90 Replies to “Amazon Spheres Tour: Part 2 — Ep 152”

  1. Finally! Another great installment of the tour. Loving the iridescent plant varieties as well as the deep-colored prayer plants.

    Their cacao tree reminds me of the one that we have in our backyard which is quite a beast with all the fruits and flowers.

    I love the overall experience so far with all the information you and Justin shared. Looking forward for the next vid. Well done you guys 👍🏼

  2. Problematic company. Beautiful plants! I’m a little surprised Summer would do a colab with Amazon considering her concern for sustainability.

  3. Loved the Passiflora fun fact (these adaptation/evolution traits are what makes nature and botany sooo fun and interesting to me). And it is curious how female bees are attracted to cough drops smell (at least it is what a significant percentage of Anguloas smell to me – I wouldn't call it very "romance inducing", but…).

  4. Wow that Philodendron sp. 'Narrow' has got to be one of the most beautiful plants from the whole tour😍 Just stunning💚

  5. He's right, caladiums are surprise plants, when you forget about them you will notice a new colorfull leaf poping out of a random place.

  6. 😂 my son & I do snail patrol 😂
    Great video 🥰💚🌿 so many beautiful plants! Also you have an eye for mealybugs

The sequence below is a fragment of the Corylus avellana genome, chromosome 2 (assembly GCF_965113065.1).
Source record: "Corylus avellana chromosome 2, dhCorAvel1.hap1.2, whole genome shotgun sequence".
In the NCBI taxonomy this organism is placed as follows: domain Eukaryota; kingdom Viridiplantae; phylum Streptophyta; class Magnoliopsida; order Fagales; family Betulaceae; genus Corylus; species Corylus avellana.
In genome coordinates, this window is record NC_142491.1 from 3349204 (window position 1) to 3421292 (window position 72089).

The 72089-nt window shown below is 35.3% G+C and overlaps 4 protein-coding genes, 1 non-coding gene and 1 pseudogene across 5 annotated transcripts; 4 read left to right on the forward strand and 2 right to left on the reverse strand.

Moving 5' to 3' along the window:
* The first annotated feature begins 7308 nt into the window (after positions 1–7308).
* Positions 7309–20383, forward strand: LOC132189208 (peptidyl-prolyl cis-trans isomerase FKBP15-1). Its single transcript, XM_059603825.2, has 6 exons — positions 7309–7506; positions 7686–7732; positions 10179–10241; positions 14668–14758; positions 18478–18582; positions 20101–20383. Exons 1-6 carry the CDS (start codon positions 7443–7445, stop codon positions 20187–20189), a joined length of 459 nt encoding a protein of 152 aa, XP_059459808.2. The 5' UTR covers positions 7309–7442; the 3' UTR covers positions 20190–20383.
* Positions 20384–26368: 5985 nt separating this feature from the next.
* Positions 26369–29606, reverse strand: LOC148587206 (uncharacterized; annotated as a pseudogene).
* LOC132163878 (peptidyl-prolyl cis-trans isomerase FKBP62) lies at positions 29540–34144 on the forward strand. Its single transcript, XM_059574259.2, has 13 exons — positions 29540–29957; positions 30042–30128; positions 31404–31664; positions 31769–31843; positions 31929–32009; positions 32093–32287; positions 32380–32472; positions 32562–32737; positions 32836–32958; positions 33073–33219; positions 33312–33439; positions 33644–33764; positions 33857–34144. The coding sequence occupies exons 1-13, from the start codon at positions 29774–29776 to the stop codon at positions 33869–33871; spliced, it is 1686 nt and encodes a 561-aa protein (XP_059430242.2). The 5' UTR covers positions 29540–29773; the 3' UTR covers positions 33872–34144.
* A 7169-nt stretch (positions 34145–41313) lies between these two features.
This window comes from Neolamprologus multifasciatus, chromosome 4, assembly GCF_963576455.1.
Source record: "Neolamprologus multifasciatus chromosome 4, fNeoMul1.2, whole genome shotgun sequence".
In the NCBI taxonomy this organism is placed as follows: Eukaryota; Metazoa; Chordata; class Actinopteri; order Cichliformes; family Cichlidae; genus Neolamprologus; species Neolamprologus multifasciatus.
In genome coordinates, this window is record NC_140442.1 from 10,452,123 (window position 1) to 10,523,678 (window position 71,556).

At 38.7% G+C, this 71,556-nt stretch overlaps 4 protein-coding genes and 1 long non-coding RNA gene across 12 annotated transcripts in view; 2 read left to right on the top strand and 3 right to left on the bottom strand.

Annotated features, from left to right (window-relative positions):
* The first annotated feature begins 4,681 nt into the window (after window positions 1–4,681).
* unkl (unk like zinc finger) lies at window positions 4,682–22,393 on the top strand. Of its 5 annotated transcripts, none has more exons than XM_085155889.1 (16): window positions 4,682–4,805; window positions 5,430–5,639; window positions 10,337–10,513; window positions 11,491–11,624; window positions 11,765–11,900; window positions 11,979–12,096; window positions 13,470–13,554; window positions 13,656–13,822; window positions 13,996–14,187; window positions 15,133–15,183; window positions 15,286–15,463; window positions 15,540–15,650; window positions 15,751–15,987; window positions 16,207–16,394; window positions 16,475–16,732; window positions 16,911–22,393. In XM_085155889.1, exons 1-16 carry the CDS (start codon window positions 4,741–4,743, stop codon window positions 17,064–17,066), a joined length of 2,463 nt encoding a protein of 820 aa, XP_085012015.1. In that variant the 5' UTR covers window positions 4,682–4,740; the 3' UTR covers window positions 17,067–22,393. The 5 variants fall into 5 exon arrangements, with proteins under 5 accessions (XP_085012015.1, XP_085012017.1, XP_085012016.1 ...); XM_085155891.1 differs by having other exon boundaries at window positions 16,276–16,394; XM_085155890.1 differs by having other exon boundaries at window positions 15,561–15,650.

7. Would love to get my hands on a Caladium palacioanum. Love how the Pleurothallis cardiothallis blooms from the leaf where the stem is attached, cool 3-D effect.

  8. Loved this episode sooo much!! anguloa cliftonii has to be one of the most fantastic plants I’ve learned about on this channel! Those flowers are wild 😜!

  9. Having covered both the conservatories in Gardens by the Bay and the Amazon Spheres, I guess next step is the Eden Project (https://en.wikipedia.org/wiki/Eden_Project)

  10. I have been trying to ID a plant I have in a terrarium I made years ago and it showed up in this video: Ruellia makoyana. Mystery solved. Yay!

  11. It’s very special to tour this cutting edge facility with Justin Schroeder, someone who has a grasp of the entire enterprise. His commentary spanning the macro; diurnal temperature variation, seasonal changes, to the micro; iridoplast , egg casing mimicry, makes for compelling viewing. He must experience daily discoveries which can act as guides and indicators as he continues to develop protocols and make course corrections while blazing this new horticultural path. ~ That many, if not most of the plants shown demonstrate a robust vigor and morphology typically found in a natural setting shows that the intensive planning for this project is already bearing fruit. ~ A couple of unidentified ‘elephants in the room’ …..the specie with pink blooms at 19:35 > and the one with the substantial flower spike at 23:14 ?

  12. I loved summers reaction everytime she saw a mealy bug, and the guy was like “ya it happens”. Mean while when I find a mealy bug it’s an all out war.

  13. Impressed with your ability to spot mealy bugs.I was trying to study the structure of the dome, steel frame and outer glass panels. One day after I win the lottery I'll be living in one of those, in the country, bed right out in the open amongst the plants. Great to see Metallica has thier own plant🤘😜🤘

  14. @ 16:00 — P. squamiferum — Are you sure, Summer? I don't see the reddish, hairy squamules typical for that species, even when you hold one petiole still. Its petioles looks more smooth and green like P. pedatum.